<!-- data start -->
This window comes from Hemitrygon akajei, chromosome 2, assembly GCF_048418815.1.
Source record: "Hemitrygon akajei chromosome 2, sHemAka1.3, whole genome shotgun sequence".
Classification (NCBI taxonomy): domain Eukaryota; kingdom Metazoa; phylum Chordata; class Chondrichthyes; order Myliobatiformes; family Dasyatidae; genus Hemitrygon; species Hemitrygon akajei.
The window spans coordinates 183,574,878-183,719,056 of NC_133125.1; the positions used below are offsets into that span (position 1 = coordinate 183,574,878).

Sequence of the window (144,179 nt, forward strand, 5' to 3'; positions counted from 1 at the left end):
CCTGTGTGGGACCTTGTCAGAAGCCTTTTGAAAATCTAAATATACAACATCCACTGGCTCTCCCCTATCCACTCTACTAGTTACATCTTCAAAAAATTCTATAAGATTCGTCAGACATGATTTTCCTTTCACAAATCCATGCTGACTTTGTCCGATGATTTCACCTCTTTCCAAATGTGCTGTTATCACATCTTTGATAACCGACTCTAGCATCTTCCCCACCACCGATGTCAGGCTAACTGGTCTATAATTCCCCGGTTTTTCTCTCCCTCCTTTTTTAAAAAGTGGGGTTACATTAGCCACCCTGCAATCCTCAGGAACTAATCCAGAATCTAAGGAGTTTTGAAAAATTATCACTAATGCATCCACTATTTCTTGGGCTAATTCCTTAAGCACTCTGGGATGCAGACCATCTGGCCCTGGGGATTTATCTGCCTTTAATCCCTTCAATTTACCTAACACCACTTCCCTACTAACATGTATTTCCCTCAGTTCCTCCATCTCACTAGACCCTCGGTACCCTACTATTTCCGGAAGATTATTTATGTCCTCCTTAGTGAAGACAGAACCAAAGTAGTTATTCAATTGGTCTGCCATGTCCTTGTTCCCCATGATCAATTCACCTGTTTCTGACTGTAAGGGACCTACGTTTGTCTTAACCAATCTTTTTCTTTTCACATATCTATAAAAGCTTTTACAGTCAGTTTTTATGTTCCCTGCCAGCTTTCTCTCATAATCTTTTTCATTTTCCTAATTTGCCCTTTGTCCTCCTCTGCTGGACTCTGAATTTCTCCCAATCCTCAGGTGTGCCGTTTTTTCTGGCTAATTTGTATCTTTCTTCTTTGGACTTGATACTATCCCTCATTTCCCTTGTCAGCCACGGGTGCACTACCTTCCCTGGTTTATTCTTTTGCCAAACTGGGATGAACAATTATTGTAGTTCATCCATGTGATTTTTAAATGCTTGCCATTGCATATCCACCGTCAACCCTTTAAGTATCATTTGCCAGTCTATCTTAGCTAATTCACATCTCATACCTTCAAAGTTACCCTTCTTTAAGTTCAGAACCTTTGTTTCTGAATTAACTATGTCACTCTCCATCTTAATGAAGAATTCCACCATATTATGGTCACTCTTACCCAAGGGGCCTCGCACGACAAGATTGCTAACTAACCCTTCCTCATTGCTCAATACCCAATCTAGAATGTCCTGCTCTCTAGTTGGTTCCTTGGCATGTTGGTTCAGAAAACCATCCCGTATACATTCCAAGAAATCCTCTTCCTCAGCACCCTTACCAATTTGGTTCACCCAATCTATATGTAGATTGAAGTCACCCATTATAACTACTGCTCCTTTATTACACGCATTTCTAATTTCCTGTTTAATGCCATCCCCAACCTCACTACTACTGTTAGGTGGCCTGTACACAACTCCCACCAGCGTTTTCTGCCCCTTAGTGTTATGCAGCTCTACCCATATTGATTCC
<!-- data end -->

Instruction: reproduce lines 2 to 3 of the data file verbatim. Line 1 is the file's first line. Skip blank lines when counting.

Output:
Source record: "Hemitrygon akajei chromosome 2, sHemAka1.3, whole genome shotgun sequence".
Classification (NCBI taxonomy): domain Eukaryota; kingdom Metazoa; phylum Chordata; class Chondrichthyes; order Myliobatiformes; family Dasyatidae; genus Hemitrygon; species Hemitrygon akajei.